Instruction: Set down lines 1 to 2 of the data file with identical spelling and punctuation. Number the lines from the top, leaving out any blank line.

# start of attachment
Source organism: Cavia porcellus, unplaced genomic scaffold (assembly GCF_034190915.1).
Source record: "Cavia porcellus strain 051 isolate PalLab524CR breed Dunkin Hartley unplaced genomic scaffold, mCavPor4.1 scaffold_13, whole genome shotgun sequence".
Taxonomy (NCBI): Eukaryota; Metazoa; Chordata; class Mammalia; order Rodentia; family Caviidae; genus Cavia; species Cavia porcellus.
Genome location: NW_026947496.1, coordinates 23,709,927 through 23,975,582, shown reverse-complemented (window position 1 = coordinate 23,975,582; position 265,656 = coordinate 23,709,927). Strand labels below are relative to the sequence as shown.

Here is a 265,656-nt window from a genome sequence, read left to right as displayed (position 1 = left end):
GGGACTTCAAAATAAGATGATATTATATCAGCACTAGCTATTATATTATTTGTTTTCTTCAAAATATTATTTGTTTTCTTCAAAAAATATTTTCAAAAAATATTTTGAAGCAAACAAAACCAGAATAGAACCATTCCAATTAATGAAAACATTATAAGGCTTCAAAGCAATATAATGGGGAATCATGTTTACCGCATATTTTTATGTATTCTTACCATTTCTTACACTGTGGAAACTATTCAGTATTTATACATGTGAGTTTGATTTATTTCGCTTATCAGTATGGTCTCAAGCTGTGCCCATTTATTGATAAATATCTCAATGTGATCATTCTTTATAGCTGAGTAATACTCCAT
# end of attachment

Source organism: Cavia porcellus, unplaced genomic scaffold (assembly GCF_034190915.1).
Source record: "Cavia porcellus strain 051 isolate PalLab524CR breed Dunkin Hartley unplaced genomic scaffold, mCavPor4.1 scaffold_13, whole genome shotgun sequence".